* In return, Eye Center, and Drs. Dello Russo, and Kellogg agreed to waive their rights to contest liability and proximate causation with respect to each of the plaintiffs' various claims.

* Further, they agreed to participate in binding, non-appealable arbitration before a retired Superior Court Judge which would address only the issue of damages and at which the only witnesses would be the individual plaintiffs.

The attorneys reconvened the following morning, prior to argument on the summary judgment coverage motions. The attorney for Princeton was present and placed on the record his objections to this settlement and his position that it was in no way binding upon Princeton. He maintained that by entering this settlement, Eye Center, through Dr. Dello Russo, had breached the duty of loyalty and cooperation owed to Princeton. The trial judge who had presided over the settlement discussions rejected Princeton's objections, however.

Later that morning, the summary judgment motions in the declaratory judgment action were argued, and several days later, on March 16, the judge hearing that aspect issued a written opinion setting forth his findings and conclusions as to why Princeton was obligated both to defend and indemnify Eye Center for the vicarious liability of its physicians, surgeons and technicians. That ruling is not challenged before us on appeal.

The judge involved in the settlement discussions later entered an order confirming the settlements. That judge attached to the order a rider containing the following provision.

The arbitration will address the issue of damages. Subject to the discretion of the arbitrator, the issue of liability and proximate causation will be addressed only at the election of the plaintiff, and if raised will be uncontested. The plaintiff in each matter may produce expert opinion in writing only, on any and all issues, and the defendant may produce expert opinion in writing only, on the issue of damages only.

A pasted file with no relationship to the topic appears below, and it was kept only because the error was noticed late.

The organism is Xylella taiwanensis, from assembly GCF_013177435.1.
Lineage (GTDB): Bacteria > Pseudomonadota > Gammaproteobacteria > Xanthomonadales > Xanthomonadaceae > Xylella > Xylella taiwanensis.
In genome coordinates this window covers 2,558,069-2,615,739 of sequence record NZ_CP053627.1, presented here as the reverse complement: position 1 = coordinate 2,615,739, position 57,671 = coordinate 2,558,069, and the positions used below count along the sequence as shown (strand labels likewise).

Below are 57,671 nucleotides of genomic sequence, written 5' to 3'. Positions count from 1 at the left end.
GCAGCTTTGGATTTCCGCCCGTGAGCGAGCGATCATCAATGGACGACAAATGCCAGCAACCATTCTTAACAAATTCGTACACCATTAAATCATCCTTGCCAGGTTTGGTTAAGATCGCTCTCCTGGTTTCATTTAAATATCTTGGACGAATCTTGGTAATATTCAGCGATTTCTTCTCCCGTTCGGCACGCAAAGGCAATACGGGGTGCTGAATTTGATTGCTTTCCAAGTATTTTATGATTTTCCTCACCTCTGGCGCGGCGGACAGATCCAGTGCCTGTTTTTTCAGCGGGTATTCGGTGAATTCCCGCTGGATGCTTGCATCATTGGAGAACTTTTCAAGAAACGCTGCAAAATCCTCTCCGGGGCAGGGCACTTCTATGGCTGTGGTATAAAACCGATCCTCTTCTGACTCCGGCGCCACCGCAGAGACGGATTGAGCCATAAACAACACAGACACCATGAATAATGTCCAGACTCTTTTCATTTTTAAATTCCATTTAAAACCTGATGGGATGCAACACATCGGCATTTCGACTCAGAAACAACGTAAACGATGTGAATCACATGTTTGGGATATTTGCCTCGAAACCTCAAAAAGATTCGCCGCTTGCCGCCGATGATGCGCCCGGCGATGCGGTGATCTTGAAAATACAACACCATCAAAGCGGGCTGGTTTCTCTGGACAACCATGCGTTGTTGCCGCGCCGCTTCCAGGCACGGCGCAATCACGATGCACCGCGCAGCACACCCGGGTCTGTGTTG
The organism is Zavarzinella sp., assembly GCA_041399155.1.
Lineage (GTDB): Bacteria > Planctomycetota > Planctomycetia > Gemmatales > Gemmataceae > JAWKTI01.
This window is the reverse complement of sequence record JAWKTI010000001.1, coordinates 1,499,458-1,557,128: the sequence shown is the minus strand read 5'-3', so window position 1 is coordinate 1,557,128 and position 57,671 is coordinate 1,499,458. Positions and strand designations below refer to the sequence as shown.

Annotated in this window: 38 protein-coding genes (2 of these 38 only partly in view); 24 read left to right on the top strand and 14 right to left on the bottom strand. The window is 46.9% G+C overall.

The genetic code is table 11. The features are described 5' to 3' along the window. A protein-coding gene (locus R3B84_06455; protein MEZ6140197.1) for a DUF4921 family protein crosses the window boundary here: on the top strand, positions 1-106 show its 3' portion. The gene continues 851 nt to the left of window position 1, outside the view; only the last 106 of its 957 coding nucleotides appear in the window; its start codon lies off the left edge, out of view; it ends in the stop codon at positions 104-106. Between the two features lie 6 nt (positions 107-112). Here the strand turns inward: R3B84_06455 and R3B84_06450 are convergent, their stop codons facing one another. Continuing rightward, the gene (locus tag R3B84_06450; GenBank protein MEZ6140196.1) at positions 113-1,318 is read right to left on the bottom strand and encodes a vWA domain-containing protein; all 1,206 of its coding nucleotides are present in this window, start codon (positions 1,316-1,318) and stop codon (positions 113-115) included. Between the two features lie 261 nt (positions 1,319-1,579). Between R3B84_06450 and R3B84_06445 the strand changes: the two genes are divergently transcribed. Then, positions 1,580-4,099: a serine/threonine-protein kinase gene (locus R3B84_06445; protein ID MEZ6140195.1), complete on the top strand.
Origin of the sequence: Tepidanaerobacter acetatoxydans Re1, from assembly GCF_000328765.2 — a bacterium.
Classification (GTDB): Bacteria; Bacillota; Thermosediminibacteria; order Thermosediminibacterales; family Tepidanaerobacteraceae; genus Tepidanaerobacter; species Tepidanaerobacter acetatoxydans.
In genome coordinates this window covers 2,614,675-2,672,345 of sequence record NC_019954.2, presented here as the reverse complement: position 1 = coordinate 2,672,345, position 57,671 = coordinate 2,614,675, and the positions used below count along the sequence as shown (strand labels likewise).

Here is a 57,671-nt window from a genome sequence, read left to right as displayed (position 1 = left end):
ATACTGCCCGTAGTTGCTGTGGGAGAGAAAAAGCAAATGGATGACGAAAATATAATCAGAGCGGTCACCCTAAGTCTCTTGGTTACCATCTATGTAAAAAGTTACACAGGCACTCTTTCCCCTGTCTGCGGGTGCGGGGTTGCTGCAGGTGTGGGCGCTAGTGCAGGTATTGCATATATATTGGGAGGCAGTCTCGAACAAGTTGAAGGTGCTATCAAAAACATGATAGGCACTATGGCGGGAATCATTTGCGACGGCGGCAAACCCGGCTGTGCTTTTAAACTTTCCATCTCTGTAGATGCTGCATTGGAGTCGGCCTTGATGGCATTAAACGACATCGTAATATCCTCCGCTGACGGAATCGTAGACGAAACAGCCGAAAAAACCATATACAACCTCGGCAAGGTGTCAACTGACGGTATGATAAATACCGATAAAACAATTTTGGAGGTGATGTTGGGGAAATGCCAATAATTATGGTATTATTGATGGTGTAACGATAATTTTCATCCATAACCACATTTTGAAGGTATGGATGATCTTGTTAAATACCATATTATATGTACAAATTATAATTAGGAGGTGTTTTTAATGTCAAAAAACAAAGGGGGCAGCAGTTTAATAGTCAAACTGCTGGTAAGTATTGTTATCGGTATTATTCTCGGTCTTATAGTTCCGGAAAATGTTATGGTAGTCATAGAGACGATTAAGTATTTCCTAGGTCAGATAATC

Prior to the arbitrations that were called for under the settlement agreement, plaintiffs dismissed their claims against the other individual defendants and proceeded solely against Eye Center and Dr. Dello Russo. At the start of the arbitration proceedings, a question arose as to whether the proceedings would be transcribed; when the attorneys representing the various plaintiffs objected, the arbitrator ruled that none of the proceedings were to be transcribed. Princeton, because of its position that the purported settlement was ineffective and not binding upon it, did not participate in the arbitrations. Dr. Dello Russo's personal attorney did participate and, we are informed, did cross-examine the plaintiffs with respect to their various injuries. There was, however, in accordance with the terms of the settlement agreement, no contest before the arbitrator on the question of either liability or proximate cause as to any of the plaintiffs.